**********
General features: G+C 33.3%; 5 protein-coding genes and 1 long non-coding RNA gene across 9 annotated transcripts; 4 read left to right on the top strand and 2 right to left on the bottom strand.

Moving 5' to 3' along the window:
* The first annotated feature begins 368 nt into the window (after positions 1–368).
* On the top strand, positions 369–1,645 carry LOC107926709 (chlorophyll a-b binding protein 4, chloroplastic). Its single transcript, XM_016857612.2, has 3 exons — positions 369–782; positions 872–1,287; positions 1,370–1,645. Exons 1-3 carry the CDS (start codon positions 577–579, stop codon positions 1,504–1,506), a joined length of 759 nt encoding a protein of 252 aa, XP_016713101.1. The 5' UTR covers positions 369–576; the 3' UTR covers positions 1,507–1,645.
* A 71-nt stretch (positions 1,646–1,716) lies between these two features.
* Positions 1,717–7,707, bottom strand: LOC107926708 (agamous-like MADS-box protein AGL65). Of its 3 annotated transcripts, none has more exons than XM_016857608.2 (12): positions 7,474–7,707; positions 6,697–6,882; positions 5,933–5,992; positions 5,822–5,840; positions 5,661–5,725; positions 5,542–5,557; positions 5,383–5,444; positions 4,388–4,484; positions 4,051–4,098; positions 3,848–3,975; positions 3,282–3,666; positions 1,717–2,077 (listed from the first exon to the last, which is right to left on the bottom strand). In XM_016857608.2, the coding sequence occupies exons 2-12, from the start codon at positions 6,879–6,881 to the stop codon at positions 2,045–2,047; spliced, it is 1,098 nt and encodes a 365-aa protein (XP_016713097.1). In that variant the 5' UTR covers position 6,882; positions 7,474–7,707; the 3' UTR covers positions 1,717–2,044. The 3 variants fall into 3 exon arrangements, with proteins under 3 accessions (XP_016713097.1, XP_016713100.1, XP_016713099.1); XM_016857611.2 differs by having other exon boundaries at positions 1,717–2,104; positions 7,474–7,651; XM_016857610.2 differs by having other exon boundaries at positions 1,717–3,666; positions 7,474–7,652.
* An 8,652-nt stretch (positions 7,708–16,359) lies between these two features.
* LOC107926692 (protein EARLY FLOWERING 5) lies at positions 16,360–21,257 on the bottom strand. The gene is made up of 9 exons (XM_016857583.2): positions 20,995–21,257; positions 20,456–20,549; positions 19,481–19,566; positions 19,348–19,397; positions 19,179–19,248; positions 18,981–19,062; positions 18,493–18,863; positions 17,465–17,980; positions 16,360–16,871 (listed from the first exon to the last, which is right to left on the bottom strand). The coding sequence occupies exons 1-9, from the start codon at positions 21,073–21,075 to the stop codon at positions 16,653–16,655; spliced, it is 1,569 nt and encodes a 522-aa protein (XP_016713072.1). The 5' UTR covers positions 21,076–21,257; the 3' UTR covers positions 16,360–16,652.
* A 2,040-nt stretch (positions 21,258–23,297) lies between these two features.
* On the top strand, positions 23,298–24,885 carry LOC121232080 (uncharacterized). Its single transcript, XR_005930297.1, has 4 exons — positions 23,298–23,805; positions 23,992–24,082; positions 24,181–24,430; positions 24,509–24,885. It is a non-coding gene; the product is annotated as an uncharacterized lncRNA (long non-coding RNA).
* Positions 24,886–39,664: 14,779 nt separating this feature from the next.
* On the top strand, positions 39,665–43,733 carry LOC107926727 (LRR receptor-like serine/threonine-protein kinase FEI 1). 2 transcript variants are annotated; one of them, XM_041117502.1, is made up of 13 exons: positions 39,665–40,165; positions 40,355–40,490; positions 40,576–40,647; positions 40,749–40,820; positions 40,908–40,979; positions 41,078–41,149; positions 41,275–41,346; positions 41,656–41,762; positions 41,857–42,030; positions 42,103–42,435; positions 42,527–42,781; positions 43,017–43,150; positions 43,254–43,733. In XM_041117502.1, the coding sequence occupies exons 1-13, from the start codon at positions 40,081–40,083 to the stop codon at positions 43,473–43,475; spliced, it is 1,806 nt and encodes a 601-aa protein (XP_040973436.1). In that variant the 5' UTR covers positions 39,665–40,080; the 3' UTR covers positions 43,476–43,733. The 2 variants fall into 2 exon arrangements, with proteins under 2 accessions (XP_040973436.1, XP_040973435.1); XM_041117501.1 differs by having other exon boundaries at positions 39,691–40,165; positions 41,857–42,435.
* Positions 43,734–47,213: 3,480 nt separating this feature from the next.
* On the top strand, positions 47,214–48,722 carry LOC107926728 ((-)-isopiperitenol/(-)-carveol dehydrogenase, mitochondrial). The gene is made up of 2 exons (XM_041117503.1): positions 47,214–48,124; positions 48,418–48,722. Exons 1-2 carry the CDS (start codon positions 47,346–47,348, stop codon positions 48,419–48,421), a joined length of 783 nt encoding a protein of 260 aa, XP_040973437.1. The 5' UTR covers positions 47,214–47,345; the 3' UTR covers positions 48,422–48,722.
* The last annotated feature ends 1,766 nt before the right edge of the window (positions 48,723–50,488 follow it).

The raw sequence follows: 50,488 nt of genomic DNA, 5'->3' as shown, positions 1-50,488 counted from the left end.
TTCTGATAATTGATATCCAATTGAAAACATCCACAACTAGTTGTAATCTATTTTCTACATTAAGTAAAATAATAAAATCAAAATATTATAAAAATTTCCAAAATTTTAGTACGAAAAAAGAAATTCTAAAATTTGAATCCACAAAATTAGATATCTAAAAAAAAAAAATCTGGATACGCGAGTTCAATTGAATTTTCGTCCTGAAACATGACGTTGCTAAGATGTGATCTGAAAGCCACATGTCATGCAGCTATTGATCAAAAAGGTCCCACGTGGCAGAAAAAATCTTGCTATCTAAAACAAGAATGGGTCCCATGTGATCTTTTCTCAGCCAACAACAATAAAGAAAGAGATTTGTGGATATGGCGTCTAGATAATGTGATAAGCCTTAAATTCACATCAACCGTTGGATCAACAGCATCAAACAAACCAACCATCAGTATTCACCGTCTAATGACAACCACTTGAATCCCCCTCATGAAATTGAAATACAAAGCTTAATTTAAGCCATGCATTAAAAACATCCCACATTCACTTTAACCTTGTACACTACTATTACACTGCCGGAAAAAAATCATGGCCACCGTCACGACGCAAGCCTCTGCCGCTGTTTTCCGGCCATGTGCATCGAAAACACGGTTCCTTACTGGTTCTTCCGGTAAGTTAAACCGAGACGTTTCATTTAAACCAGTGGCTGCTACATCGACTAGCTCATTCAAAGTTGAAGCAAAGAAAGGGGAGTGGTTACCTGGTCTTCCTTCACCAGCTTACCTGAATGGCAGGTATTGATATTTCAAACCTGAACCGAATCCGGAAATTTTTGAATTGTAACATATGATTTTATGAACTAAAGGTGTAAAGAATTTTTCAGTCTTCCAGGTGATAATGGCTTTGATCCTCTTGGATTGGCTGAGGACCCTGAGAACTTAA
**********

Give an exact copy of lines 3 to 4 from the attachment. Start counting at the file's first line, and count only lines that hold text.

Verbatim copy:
* The first annotated feature begins 368 nt into the window (after positions 1–368).
* On the top strand, positions 369–1,645 carry LOC107926709 (chlorophyll a-b binding protein 4, chloroplastic). Its single transcript, XM_016857612.2, has 3 exons — positions 369–782; positions 872–1,287; positions 1,370–1,645. Exons 1-3 carry the CDS (start codon positions 577–579, stop codon positions 1,504–1,506), a joined length of 759 nt encoding a protein of 252 aa, XP_016713101.1. The 5' UTR covers positions 369–576; the 3' UTR covers positions 1,507–1,645.